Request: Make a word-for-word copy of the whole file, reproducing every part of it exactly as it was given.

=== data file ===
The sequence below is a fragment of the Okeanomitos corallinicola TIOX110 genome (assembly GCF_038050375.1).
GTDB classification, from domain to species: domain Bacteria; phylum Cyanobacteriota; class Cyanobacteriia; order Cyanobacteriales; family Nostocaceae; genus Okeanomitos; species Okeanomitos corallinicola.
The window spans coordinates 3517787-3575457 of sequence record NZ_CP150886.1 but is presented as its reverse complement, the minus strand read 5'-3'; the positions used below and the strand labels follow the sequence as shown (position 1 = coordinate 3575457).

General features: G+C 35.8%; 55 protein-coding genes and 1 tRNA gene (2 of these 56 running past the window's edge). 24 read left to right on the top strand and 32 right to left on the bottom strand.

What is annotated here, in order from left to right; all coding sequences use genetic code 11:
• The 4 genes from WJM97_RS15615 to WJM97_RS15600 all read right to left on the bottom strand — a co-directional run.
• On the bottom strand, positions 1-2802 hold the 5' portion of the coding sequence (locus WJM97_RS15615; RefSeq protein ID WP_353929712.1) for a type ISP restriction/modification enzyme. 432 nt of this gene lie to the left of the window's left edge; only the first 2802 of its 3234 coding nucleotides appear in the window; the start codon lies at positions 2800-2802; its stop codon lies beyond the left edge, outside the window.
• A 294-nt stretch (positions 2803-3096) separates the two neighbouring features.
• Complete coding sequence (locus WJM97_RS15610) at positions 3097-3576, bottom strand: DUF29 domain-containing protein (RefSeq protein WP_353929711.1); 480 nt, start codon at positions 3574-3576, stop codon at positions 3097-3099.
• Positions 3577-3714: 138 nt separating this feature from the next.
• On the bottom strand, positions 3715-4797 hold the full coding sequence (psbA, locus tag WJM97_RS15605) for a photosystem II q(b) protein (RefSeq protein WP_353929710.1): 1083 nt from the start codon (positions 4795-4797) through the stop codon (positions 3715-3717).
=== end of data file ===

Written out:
The sequence below is a fragment of the Okeanomitos corallinicola TIOX110 genome (assembly GCF_038050375.1).
GTDB classification, from domain to species: domain Bacteria; phylum Cyanobacteriota; class Cyanobacteriia; order Cyanobacteriales; family Nostocaceae; genus Okeanomitos; species Okeanomitos corallinicola.
The window spans coordinates 3517787-3575457 of sequence record NZ_CP150886.1 but is presented as its reverse complement, the minus strand read 5'-3'; the positions used below and the strand labels follow the sequence as shown (position 1 = coordinate 3575457).

General features: G+C 35.8%; 55 protein-coding genes and 1 tRNA gene (2 of these 56 running past the window's edge). 24 read left to right on the top strand and 32 right to left on the bottom strand.

What is annotated here, in order from left to right; all coding sequences use genetic code 11:
• The 4 genes from WJM97_RS15615 to WJM97_RS15600 all read right to left on the bottom strand — a co-directional run.
• On the bottom strand, positions 1-2802 hold the 5' portion of the coding sequence (locus WJM97_RS15615; RefSeq protein ID WP_353929712.1) for a type ISP restriction/modification enzyme. 432 nt of this gene lie to the left of the window's left edge; only the first 2802 of its 3234 coding nucleotides appear in the window; the start codon lies at positions 2800-2802; its stop codon lies beyond the left edge, outside the window.
• A 294-nt stretch (positions 2803-3096) separates the two neighbouring features.
• Complete coding sequence (locus WJM97_RS15610) at positions 3097-3576, bottom strand: DUF29 domain-containing protein (RefSeq protein WP_353929711.1); 480 nt, start codon at positions 3574-3576, stop codon at positions 3097-3099.
• Positions 3577-3714: 138 nt separating this feature from the next.
• On the bottom strand, positions 3715-4797 hold the full coding sequence (psbA, locus tag WJM97_RS15605) for a photosystem II q(b) protein (RefSeq protein WP_353929710.1): 1083 nt from the start codon (positions 4795-4797) through the stop codon (positions 3715-3717).